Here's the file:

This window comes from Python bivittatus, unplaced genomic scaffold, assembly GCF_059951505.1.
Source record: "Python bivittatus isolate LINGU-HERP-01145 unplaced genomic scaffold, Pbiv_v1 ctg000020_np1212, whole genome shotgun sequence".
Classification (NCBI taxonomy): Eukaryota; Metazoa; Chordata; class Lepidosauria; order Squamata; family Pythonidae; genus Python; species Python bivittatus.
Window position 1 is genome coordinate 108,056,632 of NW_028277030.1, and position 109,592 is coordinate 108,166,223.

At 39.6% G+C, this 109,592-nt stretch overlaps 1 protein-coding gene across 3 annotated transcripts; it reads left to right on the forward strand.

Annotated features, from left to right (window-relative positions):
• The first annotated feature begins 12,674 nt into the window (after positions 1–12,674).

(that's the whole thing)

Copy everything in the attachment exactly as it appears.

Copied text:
This window comes from Python bivittatus, unplaced genomic scaffold, assembly GCF_059951505.1.
Source record: "Python bivittatus isolate LINGU-HERP-01145 unplaced genomic scaffold, Pbiv_v1 ctg000020_np1212, whole genome shotgun sequence".
Classification (NCBI taxonomy): Eukaryota; Metazoa; Chordata; class Lepidosauria; order Squamata; family Pythonidae; genus Python; species Python bivittatus.
Window position 1 is genome coordinate 108,056,632 of NW_028277030.1, and position 109,592 is coordinate 108,166,223.

At 39.6% G+C, this 109,592-nt stretch overlaps 1 protein-coding gene across 3 annotated transcripts; it reads left to right on the forward strand.

Annotated features, from left to right (window-relative positions):
• The first annotated feature begins 12,674 nt into the window (after positions 1–12,674).